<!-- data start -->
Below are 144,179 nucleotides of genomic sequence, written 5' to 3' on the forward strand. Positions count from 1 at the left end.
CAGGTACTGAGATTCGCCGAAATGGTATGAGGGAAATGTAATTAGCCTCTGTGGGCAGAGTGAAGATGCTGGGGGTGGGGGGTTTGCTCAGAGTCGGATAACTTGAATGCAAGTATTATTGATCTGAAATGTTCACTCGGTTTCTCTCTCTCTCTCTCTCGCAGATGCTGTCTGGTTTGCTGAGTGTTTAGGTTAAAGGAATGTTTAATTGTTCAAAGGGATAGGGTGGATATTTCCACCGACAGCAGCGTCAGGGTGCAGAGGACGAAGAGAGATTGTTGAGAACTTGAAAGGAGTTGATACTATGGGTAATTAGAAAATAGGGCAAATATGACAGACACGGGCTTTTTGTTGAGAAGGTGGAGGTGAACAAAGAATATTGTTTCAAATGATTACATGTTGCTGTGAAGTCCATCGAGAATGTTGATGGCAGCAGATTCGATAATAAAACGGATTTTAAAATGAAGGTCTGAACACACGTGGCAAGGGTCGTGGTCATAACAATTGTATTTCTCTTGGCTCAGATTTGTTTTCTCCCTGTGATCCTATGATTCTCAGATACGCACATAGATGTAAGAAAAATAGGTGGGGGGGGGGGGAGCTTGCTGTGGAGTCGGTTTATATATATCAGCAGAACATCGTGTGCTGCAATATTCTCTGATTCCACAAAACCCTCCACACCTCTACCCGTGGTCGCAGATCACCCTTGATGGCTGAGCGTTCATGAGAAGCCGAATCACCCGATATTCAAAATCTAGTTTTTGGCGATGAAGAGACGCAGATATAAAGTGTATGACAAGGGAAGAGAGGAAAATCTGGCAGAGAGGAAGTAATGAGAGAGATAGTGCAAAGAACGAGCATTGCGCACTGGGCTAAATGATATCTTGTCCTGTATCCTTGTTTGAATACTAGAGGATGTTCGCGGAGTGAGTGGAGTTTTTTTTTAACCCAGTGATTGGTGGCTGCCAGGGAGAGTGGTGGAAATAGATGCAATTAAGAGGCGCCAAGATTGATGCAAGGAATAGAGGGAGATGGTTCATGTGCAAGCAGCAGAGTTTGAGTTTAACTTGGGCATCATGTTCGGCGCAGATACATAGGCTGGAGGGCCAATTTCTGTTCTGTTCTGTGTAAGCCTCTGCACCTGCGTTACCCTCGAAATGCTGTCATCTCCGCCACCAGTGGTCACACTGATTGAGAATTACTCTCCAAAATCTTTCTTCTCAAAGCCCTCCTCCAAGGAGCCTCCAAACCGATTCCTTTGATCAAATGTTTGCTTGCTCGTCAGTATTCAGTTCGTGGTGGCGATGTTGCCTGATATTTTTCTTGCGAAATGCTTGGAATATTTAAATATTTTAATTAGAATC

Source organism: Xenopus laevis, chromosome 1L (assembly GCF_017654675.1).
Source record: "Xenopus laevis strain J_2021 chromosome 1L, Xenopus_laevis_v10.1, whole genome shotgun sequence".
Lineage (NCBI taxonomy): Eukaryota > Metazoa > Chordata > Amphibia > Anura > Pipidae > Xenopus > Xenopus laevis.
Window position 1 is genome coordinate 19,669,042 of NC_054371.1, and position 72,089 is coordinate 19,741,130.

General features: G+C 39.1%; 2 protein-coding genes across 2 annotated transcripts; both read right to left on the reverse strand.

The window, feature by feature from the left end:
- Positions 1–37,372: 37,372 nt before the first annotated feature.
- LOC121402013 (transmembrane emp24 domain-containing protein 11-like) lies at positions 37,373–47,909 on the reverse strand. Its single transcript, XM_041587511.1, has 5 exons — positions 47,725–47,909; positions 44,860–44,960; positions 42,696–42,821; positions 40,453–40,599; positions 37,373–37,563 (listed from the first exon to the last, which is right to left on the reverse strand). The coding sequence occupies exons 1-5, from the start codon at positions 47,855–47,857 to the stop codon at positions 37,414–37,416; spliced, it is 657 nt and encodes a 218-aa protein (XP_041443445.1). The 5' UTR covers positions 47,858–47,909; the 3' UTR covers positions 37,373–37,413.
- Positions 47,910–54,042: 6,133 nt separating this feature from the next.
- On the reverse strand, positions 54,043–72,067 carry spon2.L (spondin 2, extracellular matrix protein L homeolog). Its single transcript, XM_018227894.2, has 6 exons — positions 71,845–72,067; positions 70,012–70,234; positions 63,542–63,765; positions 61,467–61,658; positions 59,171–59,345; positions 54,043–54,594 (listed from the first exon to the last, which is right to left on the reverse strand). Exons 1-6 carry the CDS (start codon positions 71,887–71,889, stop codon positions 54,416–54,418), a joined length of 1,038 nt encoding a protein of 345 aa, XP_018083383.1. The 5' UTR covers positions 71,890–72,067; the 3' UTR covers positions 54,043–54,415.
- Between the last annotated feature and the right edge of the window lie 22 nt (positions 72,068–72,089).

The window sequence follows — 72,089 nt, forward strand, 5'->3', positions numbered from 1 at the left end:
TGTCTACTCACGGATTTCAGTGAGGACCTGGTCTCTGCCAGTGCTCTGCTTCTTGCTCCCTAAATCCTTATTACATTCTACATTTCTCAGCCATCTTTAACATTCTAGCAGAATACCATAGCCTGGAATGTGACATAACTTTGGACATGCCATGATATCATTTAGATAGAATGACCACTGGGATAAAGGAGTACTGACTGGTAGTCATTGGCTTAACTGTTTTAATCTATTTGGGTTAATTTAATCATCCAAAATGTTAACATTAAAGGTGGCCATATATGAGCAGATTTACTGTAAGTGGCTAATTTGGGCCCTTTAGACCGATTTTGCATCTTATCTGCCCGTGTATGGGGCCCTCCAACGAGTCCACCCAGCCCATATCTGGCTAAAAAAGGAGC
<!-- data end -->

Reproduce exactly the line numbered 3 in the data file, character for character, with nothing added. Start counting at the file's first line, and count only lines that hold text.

Source organism: Xenopus laevis, chromosome 1L (assembly GCF_017654675.1).